not burying him (Gardner 210).” He cannot deal with the fact that someone so dear to him, so much a part of his life, should be so utterly gone. Enkidu’s death has become as if it were Gilgamesh’s own, not only because their friendship has been extinguished, but because Gilgamesh has been brought face to face with his own mortality. When he dies, he will indeed be like Enkidu.
. Weeping, he cries out, “Me, shall I not lie down like him, never again to move ” (Gardner 221). Surely there must be some antidote to this terrible fate! Gilgamesh decides to embark on a long journey to seek out Utnapishtim and ask him how he survived the great flood.
Gilgamesh believes that this journey will be worth it if immortality lies at the end. When Gilgamesh finds himself in the presence of the ancient Utnapishtim and learns the story of the flood, however, it is clear to him that Utnapishtim has no “secret” that will award immortality after all; it was a one-time gift of the gods, and not something available to mankind at large. Gilgamesh said to Utnapishtim, “I look at you.
Your features are no different than mine. I’m like you” (Gardner 226).Gilgamesh has been so keyed up over Enkidu’s death and the hardship of his journey that he is overcome with exhaustion. He sleeps at Utnapishtim’s home for six days and seven nights, and wakes up complaining that he had barely fallen asleep when Utnapishtim woke him up.
Gilgamesh immediately asks “What can I do, Utnapishtim (Gardner 245). Unfortunately, despite Utnapishtim’s efforts to help, human beings are only allowed so much time, and when it’s up, it’s up. Where can I go…Death lives in the house where my bed is and wherever I set my feet, there Death is” (Gardner 245).
The Hebrews shared this lack of belief in a paradise after death. This may come as a shock to many people of our day, for whom the promise (or threat) of eternal afterlife is their main reason for behaving themselves. There is no evidence in Genesis that the Jews of those ancient times believed that death brought them either punishment, or reward. Isaac Asimov notes that like many ancient peoples, early Jews seemed to believe that the dead “crossed over” into a land of shades.
He writes that this underworld, which the Bible calls Sheol, “was thought of at first as a dim place where there was no particular torture, but where there was an absence of joy. Nor was there any distinction between good and evil; all human beings went there upon death . . . .” (Asimov 173). He adds that “The moralization of Sheol, its conversion into a place of torture for the wicked, while the good go elsewhere, came later in history, toward the end of Old Testament times” (Asimov 173).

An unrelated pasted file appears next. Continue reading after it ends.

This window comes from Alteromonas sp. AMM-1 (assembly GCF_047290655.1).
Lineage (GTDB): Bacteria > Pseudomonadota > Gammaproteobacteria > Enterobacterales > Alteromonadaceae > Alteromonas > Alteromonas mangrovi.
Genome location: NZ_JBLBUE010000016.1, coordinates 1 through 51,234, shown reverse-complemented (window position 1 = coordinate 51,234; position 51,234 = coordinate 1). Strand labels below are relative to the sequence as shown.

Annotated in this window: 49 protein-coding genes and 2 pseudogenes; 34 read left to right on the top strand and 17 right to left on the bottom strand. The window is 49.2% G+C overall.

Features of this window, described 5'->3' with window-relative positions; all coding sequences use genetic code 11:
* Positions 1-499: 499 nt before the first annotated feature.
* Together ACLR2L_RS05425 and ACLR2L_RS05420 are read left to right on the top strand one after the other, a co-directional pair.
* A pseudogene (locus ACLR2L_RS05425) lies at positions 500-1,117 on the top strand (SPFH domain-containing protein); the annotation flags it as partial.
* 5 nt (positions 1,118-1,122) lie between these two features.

For obvious reasons, the Hebrews were in no great hurry to get to Sheol, any more than Gilgamesh had been in a hurry to “become like” Enkidu. In Genesis 44, Joseph’s brothers plead with him for return of their youngest brother Benjamin, they tell him that if the youth is not returned safely and soon, their father will die of grief, and “you will bring down the gray hairs of . . .
our father to Sheol” (Genesis 44:31). Clearly the Hebrews dreaded death, not because they feared the tortures of Hell, but because life was so much richer, and so The wish to remain alive is one that human beings share with animals, but only the human being recognizes what the alternative is. According to the psychologist Ernest Becker, man recognizes instinctively that he is very different from the lower animals, because he alone shows evidence of a consciousness.
According to Becker, “Man has a symbolic identity that brings him sharply out of nature. He is a symbolic self, a creature with a name, a life history. He is a creator with a mind that soars out to speculate about atoms and infinity. . .Yet at the same time, .
. .man is a worm and food for worms. That is the paradox; man is out of nature and yet hopelessly in it” (Becker 26). In both the epics of Gilgamesh and Genesis, the reader can clearly see an effort being made to come to terms with the complex issues and emotions surrounding the transitions of life and death. However, the Sumerians and the Hebrews seem to have taken different paths in terms of their response to this dilemma. Sumerians seem to have dealt with the inevitability of death through a glorification of being alive.
The Hebrews, on the other hand, found their own “salvation” in community and tradition, which insured a consistent expression of faith despite the deaths of individual member and this still remains true today. In this way the Jewish faith is able to truly bridge life and death in a way that the Bibliography:Works CitedAsimov, Isaac. Asimov’s Guide to the Bible. New York:Avenel, 1981.Becker, Ernest.
The Denial of Death. New York: The FreePress, 1973.Gardner, John and John Maier. Gilgamesh. New York: Knopf, 1984.
(substitutefor journal)Genesis. The Holy Bible. Nashville: Nelson, 1975. McInnis, Doug.
“And The Waters Prevailed”. Earth. August, 1998: 46(9).(periodical)Moskin, Marietta D. In Search of God. New York: Atheneum, 1979.
Near East. Exploring Ancient World Cultures. 4 March 1999. Http://eawc.evansville.
edu/nepage.htm (internet)Noss, John B. Man’s Religions. New York: Macmillan, 1965.